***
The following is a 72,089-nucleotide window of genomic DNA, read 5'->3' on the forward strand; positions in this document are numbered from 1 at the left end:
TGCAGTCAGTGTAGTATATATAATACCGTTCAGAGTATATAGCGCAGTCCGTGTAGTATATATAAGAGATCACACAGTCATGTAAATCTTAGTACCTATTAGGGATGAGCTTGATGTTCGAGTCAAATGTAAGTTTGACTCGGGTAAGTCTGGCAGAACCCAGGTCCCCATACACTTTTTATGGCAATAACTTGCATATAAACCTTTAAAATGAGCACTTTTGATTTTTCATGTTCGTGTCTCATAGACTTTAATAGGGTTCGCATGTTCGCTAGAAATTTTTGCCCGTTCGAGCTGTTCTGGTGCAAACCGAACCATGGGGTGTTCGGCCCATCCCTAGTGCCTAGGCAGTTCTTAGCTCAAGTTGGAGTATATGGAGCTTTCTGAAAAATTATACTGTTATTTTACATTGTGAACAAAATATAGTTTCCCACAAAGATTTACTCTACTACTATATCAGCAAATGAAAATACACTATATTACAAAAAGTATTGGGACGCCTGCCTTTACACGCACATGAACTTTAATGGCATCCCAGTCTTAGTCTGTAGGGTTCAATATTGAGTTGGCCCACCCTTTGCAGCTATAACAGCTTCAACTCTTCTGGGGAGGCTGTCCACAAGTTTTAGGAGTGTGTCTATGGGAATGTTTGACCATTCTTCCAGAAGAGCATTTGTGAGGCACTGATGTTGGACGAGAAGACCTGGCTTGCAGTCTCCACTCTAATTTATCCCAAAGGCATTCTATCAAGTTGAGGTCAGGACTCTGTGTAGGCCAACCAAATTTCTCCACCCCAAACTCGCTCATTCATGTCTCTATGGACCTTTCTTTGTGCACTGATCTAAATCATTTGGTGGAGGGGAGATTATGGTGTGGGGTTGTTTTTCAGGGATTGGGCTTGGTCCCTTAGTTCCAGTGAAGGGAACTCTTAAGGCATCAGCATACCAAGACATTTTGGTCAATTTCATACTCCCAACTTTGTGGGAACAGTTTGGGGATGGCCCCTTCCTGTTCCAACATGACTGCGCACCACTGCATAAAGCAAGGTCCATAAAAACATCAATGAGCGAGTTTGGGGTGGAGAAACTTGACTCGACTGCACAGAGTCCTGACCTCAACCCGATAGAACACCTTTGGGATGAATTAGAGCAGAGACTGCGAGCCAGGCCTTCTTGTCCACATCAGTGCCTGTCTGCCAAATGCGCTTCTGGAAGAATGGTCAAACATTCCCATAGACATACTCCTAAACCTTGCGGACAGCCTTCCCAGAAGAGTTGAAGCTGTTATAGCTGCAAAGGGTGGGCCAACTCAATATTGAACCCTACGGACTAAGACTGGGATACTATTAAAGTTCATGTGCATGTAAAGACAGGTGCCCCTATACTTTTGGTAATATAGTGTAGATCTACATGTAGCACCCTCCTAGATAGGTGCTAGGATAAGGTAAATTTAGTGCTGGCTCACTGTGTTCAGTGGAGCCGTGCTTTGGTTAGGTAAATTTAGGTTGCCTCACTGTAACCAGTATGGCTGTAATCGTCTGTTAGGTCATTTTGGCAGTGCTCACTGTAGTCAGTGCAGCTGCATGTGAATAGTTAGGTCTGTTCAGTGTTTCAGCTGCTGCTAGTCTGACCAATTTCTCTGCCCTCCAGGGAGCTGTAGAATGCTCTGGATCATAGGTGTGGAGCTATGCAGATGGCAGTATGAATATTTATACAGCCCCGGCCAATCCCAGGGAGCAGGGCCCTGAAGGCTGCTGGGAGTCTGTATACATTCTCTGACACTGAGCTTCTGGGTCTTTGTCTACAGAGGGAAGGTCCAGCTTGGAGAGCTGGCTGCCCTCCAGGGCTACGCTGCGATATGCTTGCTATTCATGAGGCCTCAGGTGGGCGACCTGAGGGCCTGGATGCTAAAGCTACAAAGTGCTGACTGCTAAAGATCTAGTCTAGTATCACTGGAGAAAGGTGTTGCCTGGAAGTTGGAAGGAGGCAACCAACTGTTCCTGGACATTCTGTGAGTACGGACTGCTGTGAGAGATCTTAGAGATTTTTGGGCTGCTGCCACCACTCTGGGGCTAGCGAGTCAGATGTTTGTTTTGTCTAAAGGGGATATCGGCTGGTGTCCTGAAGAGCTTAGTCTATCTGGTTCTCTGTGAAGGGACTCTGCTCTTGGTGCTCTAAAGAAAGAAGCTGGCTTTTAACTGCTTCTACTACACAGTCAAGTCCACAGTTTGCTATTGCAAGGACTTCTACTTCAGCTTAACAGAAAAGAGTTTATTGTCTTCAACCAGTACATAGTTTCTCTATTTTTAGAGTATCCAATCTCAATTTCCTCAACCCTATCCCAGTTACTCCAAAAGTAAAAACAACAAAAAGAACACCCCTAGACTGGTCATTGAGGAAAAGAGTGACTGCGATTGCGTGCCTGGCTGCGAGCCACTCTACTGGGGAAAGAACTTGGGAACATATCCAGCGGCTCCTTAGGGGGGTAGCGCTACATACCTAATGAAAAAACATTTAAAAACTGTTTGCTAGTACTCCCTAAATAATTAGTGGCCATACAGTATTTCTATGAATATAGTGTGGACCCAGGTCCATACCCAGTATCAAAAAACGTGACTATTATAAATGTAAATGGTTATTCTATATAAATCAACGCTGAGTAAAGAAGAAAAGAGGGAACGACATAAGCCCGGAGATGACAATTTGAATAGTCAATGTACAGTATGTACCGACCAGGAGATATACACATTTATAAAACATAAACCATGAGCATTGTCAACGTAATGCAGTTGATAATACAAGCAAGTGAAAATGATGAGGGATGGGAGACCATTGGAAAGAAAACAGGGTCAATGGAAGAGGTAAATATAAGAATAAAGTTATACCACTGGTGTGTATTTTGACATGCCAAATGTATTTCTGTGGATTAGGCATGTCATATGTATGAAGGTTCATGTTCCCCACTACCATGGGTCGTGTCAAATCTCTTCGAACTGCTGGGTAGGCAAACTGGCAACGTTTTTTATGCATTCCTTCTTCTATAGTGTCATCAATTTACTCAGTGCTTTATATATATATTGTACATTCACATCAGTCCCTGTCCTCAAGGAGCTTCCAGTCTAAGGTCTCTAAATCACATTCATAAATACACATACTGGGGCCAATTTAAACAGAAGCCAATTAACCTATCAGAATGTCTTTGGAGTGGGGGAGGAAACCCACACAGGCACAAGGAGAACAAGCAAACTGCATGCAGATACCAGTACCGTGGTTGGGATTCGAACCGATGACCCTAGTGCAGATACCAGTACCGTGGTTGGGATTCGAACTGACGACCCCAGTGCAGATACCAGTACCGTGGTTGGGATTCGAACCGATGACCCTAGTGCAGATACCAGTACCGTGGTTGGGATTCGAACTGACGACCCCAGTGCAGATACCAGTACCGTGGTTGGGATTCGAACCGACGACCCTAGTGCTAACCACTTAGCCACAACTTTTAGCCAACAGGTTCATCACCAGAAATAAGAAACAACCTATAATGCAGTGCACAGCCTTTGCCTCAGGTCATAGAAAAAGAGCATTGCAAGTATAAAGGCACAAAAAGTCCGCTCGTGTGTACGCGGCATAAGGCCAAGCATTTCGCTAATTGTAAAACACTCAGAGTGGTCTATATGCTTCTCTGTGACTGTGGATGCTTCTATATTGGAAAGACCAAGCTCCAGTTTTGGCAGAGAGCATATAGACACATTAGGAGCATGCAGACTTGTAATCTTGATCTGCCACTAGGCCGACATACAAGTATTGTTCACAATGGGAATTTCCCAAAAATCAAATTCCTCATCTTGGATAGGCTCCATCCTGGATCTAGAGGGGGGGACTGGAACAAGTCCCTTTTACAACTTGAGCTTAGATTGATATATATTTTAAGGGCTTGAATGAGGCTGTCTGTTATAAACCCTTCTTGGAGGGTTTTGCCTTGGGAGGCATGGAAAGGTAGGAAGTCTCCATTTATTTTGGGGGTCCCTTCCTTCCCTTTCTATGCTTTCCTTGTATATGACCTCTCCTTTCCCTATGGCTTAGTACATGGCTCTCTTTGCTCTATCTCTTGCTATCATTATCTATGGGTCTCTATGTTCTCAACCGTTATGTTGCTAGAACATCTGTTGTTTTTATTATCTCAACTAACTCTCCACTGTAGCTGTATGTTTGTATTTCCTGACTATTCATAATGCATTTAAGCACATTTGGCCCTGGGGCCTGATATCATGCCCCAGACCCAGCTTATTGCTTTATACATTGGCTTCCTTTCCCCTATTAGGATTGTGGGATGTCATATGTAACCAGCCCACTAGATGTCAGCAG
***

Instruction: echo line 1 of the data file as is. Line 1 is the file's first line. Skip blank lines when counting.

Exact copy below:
The following is a 72,089-nucleotide window of genomic DNA, read 5'->3' on the forward strand; positions in this document are numbered from 1 at the left end: